Another record crowd was reported and those present in 1911 witnessed the most dramatic and sensational Grand National to this point as for the first time since 1837, when just four started, there was only one finisher who wasn't remounted. Glenside became almost unarguably the most fortunate and least able winner so far. Contemporary newspapers express the opinion that the jockeys set off too fast and the press also strongly criticised the forward seat (see 1903) adopted by many of the riders as being detrimental to their chances of completing and believed such posture contributed to plenty of the falls. Said papers, too, describe the going as perfect, like velvet. This is in stark contrast to more modern sources that claim the ground was atrociously Heavy, a morass, and appallingly muddy with the race being run in torrential rain. What nonsense! Photographs display that it was, in fact, sunny which is confirmed by moving pictures and the available film also shows that no mud was flying or attaching itself to any jockey's colours, even those who had taken a tumble. Visual evidence, in addition, reveals that the quoted winning distance of twenty lengths is a severe underestimate. It is true that Glenside's time, especially for the low weight he carried, is one normally, for his era, associated with going on the Heavy side and he did finish exhausted. However, given that Glenside, who was blind in his right eye, had recently been coughing, his wind was not the best, he made a few mistakes, probably went too fast early on and was not, despite finishing second in the 1910 Grand Sefton, all that good a horse, the tale of the clock is explicable if the ground, which I believe must have had some juice in it, was somewhere between a morass and velvet.

Whatever, it was a brave effort by Glenside and a change of luck from last year for the ailing Frank Bibby who was winning owner for the second time. Upon the outbreak of the Great War Bibby would give all his hunters to the army, he died in 1923. Speaking of war, Captain Robet Collis had been badly wounded at Paardeberg in the Boer version and by 1911 Collis trained more than he rode. He was never going to take the mount on Glenside. Even when Tich Mason, successful on Bibby's Kirkland in 1905, got injured Jack Anthony, youngest of three brothers (Ivor, Owen) and no relation to Algy, was booked rather than Collis taking over. Jack gained the first of what would be three Grand National victories at his first attempt. Known to be strong, tough and fearless, Jack on this occasion displayed intelligence, tenderness and compassion to coax his legless steed home. Good luck was in short supply elsewhere. Jenkinstown, whose stirrup leather broke, and Lutteur becoming implanted for a time on the 14th and 7th respectively, thus demonstrating the increased thickness of the hedges discussed in 1910. But most unfortunate of all was probably Rathnally, Bob Chadwick only completing a win sandwich by virtue of his running through the rails back to the take off side of the 23rd to be reunited with his horse and finish runner-up for the second time in three years, because based on the evidence of previous renewals there was no guarantee either Shady Girl or Caubeen would have stayed. Alf Newey attempted to keep the latter going after the horse first spooked at the gap left by Lutteur in the 7th/23rd, however, Caubeen persistently declined the obstacle. In a contrast of human attitude, John Walsh junior after being helped to remount by a policeman following Fetlar's Pride fall at first Becher's apparently did not think his lot would be a happy one if continuing.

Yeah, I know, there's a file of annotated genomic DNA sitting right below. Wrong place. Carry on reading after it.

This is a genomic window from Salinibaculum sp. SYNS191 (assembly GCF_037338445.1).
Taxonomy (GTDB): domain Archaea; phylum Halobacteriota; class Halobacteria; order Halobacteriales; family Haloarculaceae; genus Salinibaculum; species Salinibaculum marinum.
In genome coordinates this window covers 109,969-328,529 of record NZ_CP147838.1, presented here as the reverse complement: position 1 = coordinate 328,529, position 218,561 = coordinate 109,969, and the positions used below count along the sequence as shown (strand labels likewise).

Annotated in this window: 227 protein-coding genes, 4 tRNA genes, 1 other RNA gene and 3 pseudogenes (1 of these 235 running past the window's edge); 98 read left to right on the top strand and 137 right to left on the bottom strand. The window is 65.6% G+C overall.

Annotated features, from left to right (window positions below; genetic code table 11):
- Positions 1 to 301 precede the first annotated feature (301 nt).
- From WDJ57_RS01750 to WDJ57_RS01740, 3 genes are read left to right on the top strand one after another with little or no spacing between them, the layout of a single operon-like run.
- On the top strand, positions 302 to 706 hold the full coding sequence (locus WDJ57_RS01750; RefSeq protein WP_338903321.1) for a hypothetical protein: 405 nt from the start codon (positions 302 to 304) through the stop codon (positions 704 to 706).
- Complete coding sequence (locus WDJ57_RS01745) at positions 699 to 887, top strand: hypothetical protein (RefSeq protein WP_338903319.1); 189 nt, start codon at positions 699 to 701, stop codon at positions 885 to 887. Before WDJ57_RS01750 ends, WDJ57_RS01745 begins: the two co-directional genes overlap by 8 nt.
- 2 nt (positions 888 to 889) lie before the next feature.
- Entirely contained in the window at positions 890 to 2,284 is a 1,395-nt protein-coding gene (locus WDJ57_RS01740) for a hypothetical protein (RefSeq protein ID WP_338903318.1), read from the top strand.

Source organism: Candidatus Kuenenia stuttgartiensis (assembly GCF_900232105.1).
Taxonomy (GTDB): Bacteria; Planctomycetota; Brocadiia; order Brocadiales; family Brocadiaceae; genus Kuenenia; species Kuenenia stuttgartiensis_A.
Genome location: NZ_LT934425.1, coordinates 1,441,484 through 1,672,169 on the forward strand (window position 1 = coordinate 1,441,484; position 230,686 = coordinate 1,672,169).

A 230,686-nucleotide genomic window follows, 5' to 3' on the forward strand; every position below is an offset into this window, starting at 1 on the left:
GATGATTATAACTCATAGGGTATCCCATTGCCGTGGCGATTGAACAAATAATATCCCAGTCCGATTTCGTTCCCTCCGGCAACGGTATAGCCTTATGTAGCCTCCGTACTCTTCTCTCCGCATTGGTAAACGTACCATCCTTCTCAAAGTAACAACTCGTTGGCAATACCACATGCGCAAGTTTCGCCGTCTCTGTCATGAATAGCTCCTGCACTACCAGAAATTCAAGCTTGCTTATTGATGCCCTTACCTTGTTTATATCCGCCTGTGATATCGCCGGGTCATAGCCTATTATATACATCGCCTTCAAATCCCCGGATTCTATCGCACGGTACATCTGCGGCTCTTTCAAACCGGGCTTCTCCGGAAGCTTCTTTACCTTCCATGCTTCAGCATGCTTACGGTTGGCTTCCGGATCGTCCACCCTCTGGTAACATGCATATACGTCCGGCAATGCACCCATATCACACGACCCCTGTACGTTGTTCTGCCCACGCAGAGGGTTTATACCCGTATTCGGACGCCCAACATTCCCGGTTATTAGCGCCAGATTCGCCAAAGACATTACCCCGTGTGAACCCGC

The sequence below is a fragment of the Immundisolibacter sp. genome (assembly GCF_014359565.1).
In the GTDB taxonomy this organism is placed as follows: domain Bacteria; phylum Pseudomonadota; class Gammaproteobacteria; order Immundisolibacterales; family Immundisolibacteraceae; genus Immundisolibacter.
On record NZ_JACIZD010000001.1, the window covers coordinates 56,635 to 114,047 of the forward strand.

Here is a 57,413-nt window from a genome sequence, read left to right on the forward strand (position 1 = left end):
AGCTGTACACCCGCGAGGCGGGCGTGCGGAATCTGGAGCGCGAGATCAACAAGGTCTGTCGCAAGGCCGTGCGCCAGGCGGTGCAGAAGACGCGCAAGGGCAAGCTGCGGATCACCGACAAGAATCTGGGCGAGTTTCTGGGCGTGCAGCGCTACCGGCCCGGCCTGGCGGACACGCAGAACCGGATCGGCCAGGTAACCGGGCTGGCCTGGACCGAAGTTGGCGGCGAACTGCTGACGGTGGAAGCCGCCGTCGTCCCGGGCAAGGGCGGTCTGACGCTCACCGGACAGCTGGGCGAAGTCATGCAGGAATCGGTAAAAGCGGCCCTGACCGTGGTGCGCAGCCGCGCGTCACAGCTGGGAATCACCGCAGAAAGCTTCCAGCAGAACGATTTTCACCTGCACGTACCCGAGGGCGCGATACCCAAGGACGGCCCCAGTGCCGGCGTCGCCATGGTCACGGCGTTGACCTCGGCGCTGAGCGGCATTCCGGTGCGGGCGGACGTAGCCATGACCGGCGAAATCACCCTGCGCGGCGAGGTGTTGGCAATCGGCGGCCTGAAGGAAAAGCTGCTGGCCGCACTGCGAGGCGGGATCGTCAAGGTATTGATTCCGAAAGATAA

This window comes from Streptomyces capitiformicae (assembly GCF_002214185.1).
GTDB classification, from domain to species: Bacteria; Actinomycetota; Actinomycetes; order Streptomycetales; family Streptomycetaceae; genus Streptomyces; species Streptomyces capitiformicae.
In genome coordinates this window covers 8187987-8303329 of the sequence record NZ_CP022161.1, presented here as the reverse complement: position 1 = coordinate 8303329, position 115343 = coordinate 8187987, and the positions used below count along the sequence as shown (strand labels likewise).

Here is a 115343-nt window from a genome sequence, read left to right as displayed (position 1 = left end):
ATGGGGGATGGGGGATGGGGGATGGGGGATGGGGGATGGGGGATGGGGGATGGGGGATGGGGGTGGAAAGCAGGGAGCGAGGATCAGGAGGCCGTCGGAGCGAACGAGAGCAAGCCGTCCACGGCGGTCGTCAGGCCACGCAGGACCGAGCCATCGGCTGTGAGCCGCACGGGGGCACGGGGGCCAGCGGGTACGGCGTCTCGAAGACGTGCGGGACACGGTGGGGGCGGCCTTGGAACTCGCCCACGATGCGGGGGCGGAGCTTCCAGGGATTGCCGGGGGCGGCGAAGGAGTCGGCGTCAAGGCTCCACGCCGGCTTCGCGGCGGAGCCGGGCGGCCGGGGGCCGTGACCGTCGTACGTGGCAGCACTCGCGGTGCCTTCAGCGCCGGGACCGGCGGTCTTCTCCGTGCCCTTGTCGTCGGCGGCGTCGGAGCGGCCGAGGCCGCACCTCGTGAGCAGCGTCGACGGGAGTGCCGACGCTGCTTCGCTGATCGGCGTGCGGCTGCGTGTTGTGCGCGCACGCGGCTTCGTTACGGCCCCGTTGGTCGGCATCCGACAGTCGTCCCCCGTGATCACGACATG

The merit of Glenside's form in the 1911 Grand National is, of course, virtually worthless. Effectively, due to all the incident, the pace collapsed and the sole survivor's time is recorded as 23.80s slower than that of The Soarer (whom I rated -48) in 1896, the most recent previous occasion that the going was similar. Even using the minimum lengths per second equation, allowing that Glenside carried 4lb more than had The Soarer, granting the former 7 (pounds/lengths) because the jumping test was stiffer, and also affording the one-eyed creature 4 for his very bad mistake at the 28th and peck at the last I cannot award Glenside anything better than -93.

 

 

 

 

 

 

 

 

Copyright 2017 by Chris Dowling